exercises with four times their body weight.
Sara Banta: No.
Dr. John Jaquish: Think about your body weight and multiply that by four. Is
that what you hold on your back when you exercise? No.
Sara Banta: No.
Dr. John Jaquish: Not even close. Even professional athletes don’t do that. But
in impact, we can get that pretty easily. And so that’s what I set out to do and
that’s what I did. And after 18 months after treating my mother, she had the
bones of a 30 year old. She had a T-score of almost zero.
Sara Banta: Wow.
Dr. John Jaquish: [inaudible] osteoporosis be diagnosed all the way back to
perfectly healthy bone which would not even be associated with her age. She was
in her 70s at the time, and now she has a bones of a 30 year old and continues
to have the bone density of a 30 year old.
Sara Banta: And did you incorporate any supplements or any specific diet? I know
you follow more carnivore ketogenic type diet.
Dr. John Jaquish: Yeah.
Sara Banta: Did you put her on any special diet or how are the typical Western
medicine supplements for osteoporosis help or hurt the process?
Dr. John Jaquish: I didn’t have her doing anything differently than she normally
did. So she probably typically gets 50% of her nutrition from animal protein and
the rest is from plant-based sources. And by plant-based, I mean like pastries
and all the other things I tell her not to eat, because that is plant-based. But
she didn’t have any luck telling me what to do, so yeah. Probably [inaudible]
her not taking my advice. But yeah. So there’s a lot of talk about the value of
pastries. I’m arguing the lack of, but right, your mom. You don’t really argue
with her. So there was that, and no particular diet. But I will say that
there’ve been 20 studies that show plant-based nutrition, and especially
veganism does destroy the bone very rapidly. Because born is made, mean, it’s
protein, you need the building blocks. And you’re not converting sugar or diet,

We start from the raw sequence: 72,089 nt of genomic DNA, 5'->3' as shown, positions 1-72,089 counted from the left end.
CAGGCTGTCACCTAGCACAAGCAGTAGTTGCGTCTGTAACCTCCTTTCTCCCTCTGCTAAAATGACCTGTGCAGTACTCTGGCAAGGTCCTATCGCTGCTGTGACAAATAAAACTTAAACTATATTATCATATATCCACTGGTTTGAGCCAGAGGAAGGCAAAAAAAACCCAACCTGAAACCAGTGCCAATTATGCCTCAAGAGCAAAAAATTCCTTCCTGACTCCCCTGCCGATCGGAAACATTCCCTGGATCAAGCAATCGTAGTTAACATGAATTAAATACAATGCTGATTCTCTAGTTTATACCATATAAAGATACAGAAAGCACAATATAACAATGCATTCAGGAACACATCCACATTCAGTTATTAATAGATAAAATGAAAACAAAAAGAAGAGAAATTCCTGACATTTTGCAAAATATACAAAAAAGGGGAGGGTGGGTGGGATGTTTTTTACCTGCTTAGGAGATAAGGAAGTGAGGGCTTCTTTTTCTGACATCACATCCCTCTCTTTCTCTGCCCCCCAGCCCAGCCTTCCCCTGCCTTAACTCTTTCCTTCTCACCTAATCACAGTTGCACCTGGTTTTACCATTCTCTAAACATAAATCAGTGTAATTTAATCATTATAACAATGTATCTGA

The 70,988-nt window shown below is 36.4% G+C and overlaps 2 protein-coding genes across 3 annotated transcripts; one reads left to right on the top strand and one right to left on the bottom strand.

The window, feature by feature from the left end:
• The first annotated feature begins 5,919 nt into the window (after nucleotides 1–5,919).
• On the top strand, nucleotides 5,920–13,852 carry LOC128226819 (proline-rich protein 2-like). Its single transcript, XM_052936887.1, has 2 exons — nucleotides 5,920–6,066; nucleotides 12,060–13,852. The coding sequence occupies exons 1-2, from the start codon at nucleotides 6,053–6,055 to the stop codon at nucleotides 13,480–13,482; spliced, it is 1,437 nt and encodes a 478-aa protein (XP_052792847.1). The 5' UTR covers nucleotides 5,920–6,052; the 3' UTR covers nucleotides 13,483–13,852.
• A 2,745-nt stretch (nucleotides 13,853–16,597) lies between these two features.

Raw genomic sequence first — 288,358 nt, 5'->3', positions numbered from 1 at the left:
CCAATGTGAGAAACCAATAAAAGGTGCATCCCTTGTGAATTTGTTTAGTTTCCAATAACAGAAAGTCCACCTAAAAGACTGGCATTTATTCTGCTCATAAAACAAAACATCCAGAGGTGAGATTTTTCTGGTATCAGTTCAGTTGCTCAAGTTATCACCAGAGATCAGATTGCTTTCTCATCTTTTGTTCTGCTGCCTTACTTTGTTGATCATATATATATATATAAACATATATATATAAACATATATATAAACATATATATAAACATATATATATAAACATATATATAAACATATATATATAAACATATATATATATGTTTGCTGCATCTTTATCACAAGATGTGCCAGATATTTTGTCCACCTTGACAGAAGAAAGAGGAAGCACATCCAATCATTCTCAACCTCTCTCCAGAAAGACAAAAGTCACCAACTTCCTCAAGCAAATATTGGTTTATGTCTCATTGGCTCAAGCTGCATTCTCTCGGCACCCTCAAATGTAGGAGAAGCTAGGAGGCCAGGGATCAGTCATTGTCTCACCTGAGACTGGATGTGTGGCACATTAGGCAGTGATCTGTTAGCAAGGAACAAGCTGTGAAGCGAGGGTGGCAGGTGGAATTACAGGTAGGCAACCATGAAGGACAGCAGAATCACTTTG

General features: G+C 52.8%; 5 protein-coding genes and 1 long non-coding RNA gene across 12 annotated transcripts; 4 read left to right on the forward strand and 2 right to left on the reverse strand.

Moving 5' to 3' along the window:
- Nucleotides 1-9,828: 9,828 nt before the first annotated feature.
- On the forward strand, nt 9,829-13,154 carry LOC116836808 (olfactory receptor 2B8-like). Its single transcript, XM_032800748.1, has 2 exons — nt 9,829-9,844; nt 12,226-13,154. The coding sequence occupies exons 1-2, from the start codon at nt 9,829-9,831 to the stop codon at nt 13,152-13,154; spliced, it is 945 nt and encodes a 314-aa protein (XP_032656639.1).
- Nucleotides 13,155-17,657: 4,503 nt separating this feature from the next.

it’s the same thing, into a bone mass. So yeah, I would say the more animal
protein heavy, the better off somebody is. I don’t really focus on calcium that
much, mostly because it’s self-regulatory. It’s the only mineral that the body
self regulate. The more calcium you take in, the more is pushed out of your
Sara Banta: Yeah. That’s something that I’ve really tried to snuff out, because
my mom having this issue has been told to take calcium supplements. And what
people don’t realize is calcium deposits in the body are what causes a lot of
issues like arthritis and tendonitis and all of the itis in the body. Right? And
it’s from stress the body leeches out the calcium and it goes and finds its
place in other areas of your body. So I’m assuming you did not put her on a
Dr. John Jaquish: Nope.
Sara Banta: Right. Yeah. I don’t know, the studies behind that as far as if
there’s any correlation as far as taking a calcium supplement and building bone
or if it’s a complete myth.
Dr. John Jaquish: There’s some research, but when you read the methods, the
methods section, the studies, they’ll take people that are in such low bone
density. You can hand them a jump rope or something and-
Sara Banta: Yeah.
Dr. John Jaquish: … they’ll build a little bit of bone.
Sara Banta: So let’s-
Dr. John Jaquish: You get up and walk around. So yeah. I mean, you can take
toxic nutrition, let me give you an example. How many NFL players were found out
to be alcoholics through their whole career? There’s quite a few. Does that mean
that alcohol built muscle?
Sara Banta: No.
Dr. John Jaquish: Right. Just like, okay. So I’m not. The mechanisms is what I’d
rather look at. And the more calcium you take in, the more you lose.
Sara Banta: Can you describe what this method is and how it works?
John Jaquish: Yeah. The body is put in the position where you naturally absorb
impact. So for example, somebody was to trip and fall. They protect their upper
body by putting their hands up where the back of the hand is in line with the
clavicle and there’s 120 degree angle from upper to lower arm. Everybody falls
the same. Little kids, elderly people. If you have the time to react, embrace
yourself for the fall, same reaction. And so what I determined was that humans
have an incredible ability to absorb forces in those positions and not so much
in other positions. So that’s what led me to my next advancement, which has more
to do with muscle and bone.
Sara Banta: Awesome. Well, let’s get to it. Like I mentioned to you before, I
was an athlete all my life and I’ve gone through periods of doing the wrong
thing, doing the right thing and finding my balance. And as I age, it changes of
course too. And I want to talk about how this relates to women in general as
well at the end. But let’s talk first about your view on fitness in general and
the current model of working out and why it’s failing. We’ve got CrossFit and
we’ve got things like Orangetheory, and we’ve got people just going to the gym
and lifting a ton of weights, and then we’ve got people going on an eight mile
run. Let’s take each one and what’s wrong with it? What is it doing to our
bodies? And is it doing anything good for us?
Dr. John Jaquish: I would say fitness is the most failed human endeavor. Well,